What Recession? These 8 Budgeting Strategies Will Relieve Your Wallet From Economic Pressures

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Sometimes it seems as though there is no end in sight when it comes to rising costs of living and growing inflation percentages. Rather than stress out about dwindling savings and increased credit card usage, however, savvy consumers can implement planning and budgeting strategies to relieve their wallets from current economic pressures. 

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Take advantage of these strategies now and enjoy a bit of financial peace of mind.

First, Make Sure You Have a Budget

One of the most basic pieces of advice for those struggling during financially stressful times is to budget. But do you actually have a budget? Consumer finance expert Tanya Peterson at Freedom Financial Network said not everyone does.

Before you make any money moves, your first one should be to create a budget. While budgets should be based around short- and long-term goals, Peterson said if you are putting one together right now, it can make sense to focus on the shorter term. Determine where your, or your family’s, vulnerabilities may be such as prioritizing preemptive maintenance needs on an older car.

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Once you have a budget, review it frequently especially if it has a short-term focus. Peterson said this may mean looking at budgeted amounts versus actual expenditures every week or every two weeks. 

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Can You Adjust Discretionary Spending Downward?

This is the question Emily Irwin — managing director, advice and planning, at Wells Fargo’s Wealth & Investment Management — wants consumers to ask themselves as they reexamine their budgets. 

Irwin uses the example of using this as an opportunity to learn to negotiate with discretionary providers. Think cellphone providers, cable and streaming services, gyms and more. If these companies are offering any negotiable promotions for new customers, reach out and learn more.

Try the 80/20 Budgeting Approach

Lauren Anastasio, director of financial advice at Stash, knows budgeting can quickly become overwhelming and complex. If you need help staying on track, Anastasio recommends trying out the 80/20 approach. This suggests saving 20% of your income and living off of the rest. 

Make Your Money Work for You

Reassess Debt and Fixed Expenses

Are you in the market for a new home? Irwin said now may be the time to start looking since rents are more likely to rise with inflation. Potential homeowners may have the opportunity to lock in a relatively low, 30-year interest rate. If you’re not ready to look for a new home or have plans to stay put, Irwin recommends evaluating if refinancing makes sense.

Evaluate Big Purchases

Is now “really” the time to purchase something significantly expensive? Do you really need to replace your car or refrigerator if both are currently working well? Take a moment to carefully think about whether or not you need to make a big purchase. 

If you do decide now is the time, Irwin recommends investing in quality products that will likely require less maintenance or have lower ongoing expenses and last longer. 

Hit Unsubscribe From All Marketing Emails

If you need to cut back on unnecessary spending, the fastest way is to unsubscribe from all the marketing emails in your inbox. 

“Unplanned online shopping is a big culprit of broken budgets. If you find yourself scrolling or adding items to your cart while on your phone, put the phone down and walk away before clicking the ‘buy now’ button,” Anastasio said.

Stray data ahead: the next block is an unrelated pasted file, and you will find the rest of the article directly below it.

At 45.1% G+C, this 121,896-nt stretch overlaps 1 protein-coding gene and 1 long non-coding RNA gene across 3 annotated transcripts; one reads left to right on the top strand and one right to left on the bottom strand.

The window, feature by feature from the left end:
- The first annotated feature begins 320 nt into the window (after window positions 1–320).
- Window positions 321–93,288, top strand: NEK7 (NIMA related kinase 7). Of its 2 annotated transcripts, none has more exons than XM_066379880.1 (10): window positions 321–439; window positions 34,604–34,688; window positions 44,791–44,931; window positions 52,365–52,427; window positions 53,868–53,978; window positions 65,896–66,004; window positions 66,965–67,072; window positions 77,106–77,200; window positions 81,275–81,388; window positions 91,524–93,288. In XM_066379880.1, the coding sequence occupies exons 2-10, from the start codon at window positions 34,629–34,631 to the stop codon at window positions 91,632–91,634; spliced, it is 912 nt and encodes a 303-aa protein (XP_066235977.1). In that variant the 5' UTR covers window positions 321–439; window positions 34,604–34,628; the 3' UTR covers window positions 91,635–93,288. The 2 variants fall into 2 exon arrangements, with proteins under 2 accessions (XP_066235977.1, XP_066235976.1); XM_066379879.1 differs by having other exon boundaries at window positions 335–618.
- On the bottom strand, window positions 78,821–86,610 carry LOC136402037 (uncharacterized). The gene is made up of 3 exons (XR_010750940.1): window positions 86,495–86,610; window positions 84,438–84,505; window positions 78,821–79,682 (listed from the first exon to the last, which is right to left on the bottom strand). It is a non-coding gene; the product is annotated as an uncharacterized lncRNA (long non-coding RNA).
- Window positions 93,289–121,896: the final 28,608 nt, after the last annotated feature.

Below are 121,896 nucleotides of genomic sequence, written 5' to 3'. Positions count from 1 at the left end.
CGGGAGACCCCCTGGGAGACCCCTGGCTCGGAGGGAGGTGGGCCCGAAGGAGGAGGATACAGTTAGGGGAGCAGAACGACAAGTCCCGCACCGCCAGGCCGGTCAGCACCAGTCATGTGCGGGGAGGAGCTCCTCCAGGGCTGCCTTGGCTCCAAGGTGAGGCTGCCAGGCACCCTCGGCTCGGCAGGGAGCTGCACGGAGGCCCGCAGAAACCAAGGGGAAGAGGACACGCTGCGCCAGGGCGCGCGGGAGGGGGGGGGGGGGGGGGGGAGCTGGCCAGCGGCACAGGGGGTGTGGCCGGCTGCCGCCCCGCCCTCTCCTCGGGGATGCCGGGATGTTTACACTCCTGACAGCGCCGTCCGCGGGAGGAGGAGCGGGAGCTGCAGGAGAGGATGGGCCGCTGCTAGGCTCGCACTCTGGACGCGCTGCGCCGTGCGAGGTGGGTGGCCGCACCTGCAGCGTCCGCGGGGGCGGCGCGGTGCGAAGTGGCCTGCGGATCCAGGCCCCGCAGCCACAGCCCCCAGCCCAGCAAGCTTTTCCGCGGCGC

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Still kind of feel like shopping? Anastasio recommends waiting 24 hours before going back to your online cart and deciding to go through with a purchase. This added pause time can help shoppers evaluate how much they really want the item compared to the activity of online shopping.

Plan Your Splurges

While many budget-savvy individuals understand the difference between wants and needs and are often careful when spending, Anastasio said it’s unrealistic to completely deprive yourself of fun. What often ends up happening is a budget blows up because one night out or a shopping trip, set aside as a treat, goes overboard. We set out to shop at only one store and come home with several shopping bags or we head out to happy hour and spend all night ordering cocktails and food. 

The manner in which we splurge can easily shift if we plan how to spend in advance. “By planning in advance you can enjoy the planning aspect and the anticipation leading up to your purchase or event. By simply being thoughtful you can get more enjoyment out of how you’re spending your money,” Anastasio said.

Fill Your Calendar With Free Activities 

While we’re on the topic of not depriving ourselves of fun regardless of the current economic climate, take a moment to review free or low-cost activities in your area. Any that sound like something you would enjoy doing, like a free yoga class at the local library or a movie night in the neighborhood park, add to your calendar. This will keep you from splurging on more expensive alternatives, like expensive day trips or amusement park visits. 

Do it now before summer wraps up, too! “If your intention is simply to get out more and spend time with friends or family, there’s no better time than summer to take advantage of free events,” Anastasio said.

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About the Author

Heather Taylor is a senior finance writer for GOBankingRates. She is also the head writer and brand mascot enthusiast for PopIcon, Advertising Week’s blog dedicated to brand mascots. She has been published on HelloGiggles, Business Insider, The Story Exchange, Brit + Co, Thrive Global, and more media outlets. 

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